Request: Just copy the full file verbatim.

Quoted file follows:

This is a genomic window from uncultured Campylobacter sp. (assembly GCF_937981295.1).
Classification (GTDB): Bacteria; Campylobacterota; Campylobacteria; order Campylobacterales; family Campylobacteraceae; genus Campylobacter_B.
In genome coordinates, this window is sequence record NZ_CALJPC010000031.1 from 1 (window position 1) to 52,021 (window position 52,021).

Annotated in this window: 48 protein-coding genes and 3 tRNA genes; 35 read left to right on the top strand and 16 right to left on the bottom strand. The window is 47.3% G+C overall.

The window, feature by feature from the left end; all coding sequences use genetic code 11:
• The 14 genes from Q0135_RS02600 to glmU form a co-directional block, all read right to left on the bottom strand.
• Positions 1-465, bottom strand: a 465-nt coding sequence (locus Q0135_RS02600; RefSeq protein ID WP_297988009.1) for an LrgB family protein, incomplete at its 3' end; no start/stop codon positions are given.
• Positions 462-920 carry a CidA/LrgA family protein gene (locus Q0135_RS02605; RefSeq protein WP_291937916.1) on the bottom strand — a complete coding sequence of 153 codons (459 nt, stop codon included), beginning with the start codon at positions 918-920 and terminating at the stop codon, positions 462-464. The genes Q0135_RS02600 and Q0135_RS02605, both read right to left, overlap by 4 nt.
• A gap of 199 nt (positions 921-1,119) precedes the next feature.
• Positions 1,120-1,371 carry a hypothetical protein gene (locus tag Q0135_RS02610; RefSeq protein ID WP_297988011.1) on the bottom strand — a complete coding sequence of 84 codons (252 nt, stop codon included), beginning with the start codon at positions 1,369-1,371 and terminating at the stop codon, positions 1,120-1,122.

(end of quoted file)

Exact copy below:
This is a genomic window from uncultured Campylobacter sp. (assembly GCF_937981295.1).
Classification (GTDB): Bacteria; Campylobacterota; Campylobacteria; order Campylobacterales; family Campylobacteraceae; genus Campylobacter_B.
In genome coordinates, this window is sequence record NZ_CALJPC010000031.1 from 1 (window position 1) to 52,021 (window position 52,021).

Annotated in this window: 48 protein-coding genes and 3 tRNA genes; 35 read left to right on the top strand and 16 right to left on the bottom strand. The window is 47.3% G+C overall.

The window, feature by feature from the left end; all coding sequences use genetic code 11:
• The 14 genes from Q0135_RS02600 to glmU form a co-directional block, all read right to left on the bottom strand.
• Positions 1-465, bottom strand: a 465-nt coding sequence (locus Q0135_RS02600; RefSeq protein ID WP_297988009.1) for an LrgB family protein, incomplete at its 3' end; no start/stop codon positions are given.
• Positions 462-920 carry a CidA/LrgA family protein gene (locus Q0135_RS02605; RefSeq protein WP_291937916.1) on the bottom strand — a complete coding sequence of 153 codons (459 nt, stop codon included), beginning with the start codon at positions 918-920 and terminating at the stop codon, positions 462-464. The genes Q0135_RS02600 and Q0135_RS02605, both read right to left, overlap by 4 nt.
• A gap of 199 nt (positions 921-1,119) precedes the next feature.
• Positions 1,120-1,371 carry a hypothetical protein gene (locus tag Q0135_RS02610; RefSeq protein ID WP_297988011.1) on the bottom strand — a complete coding sequence of 84 codons (252 nt, stop codon included), beginning with the start codon at positions 1,369-1,371 and terminating at the stop codon, positions 1,120-1,122.